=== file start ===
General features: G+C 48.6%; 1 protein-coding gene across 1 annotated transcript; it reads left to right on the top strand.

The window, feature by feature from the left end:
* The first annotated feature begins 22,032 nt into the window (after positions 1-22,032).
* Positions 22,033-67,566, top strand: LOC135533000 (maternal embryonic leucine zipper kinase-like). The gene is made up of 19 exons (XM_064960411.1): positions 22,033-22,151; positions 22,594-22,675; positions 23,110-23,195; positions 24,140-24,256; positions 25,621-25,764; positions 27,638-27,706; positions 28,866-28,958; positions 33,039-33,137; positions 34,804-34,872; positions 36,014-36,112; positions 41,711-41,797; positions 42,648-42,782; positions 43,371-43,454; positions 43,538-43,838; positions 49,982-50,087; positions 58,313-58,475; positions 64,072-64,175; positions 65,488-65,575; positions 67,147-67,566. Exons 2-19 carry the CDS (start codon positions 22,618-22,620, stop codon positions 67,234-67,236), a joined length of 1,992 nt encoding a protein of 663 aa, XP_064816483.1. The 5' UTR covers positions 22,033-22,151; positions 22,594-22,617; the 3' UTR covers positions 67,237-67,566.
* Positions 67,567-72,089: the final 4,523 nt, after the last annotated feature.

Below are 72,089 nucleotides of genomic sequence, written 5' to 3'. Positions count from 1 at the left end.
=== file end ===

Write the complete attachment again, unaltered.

General features: G+C 48.6%; 1 protein-coding gene across 1 annotated transcript; it reads left to right on the top strand.

The window, feature by feature from the left end:
* The first annotated feature begins 22,032 nt into the window (after positions 1-22,032).
* Positions 22,033-67,566, top strand: LOC135533000 (maternal embryonic leucine zipper kinase-like). The gene is made up of 19 exons (XM_064960411.1): positions 22,033-22,151; positions 22,594-22,675; positions 23,110-23,195; positions 24,140-24,256; positions 25,621-25,764; positions 27,638-27,706; positions 28,866-28,958; positions 33,039-33,137; positions 34,804-34,872; positions 36,014-36,112; positions 41,711-41,797; positions 42,648-42,782; positions 43,371-43,454; positions 43,538-43,838; positions 49,982-50,087; positions 58,313-58,475; positions 64,072-64,175; positions 65,488-65,575; positions 67,147-67,566. Exons 2-19 carry the CDS (start codon positions 22,618-22,620, stop codon positions 67,234-67,236), a joined length of 1,992 nt encoding a protein of 663 aa, XP_064816483.1. The 5' UTR covers positions 22,033-22,151; positions 22,594-22,617; the 3' UTR covers positions 67,237-67,566.
* Positions 67,567-72,089: the final 4,523 nt, after the last annotated feature.

Below are 72,089 nucleotides of genomic sequence, written 5' to 3'. Positions count from 1 at the left end.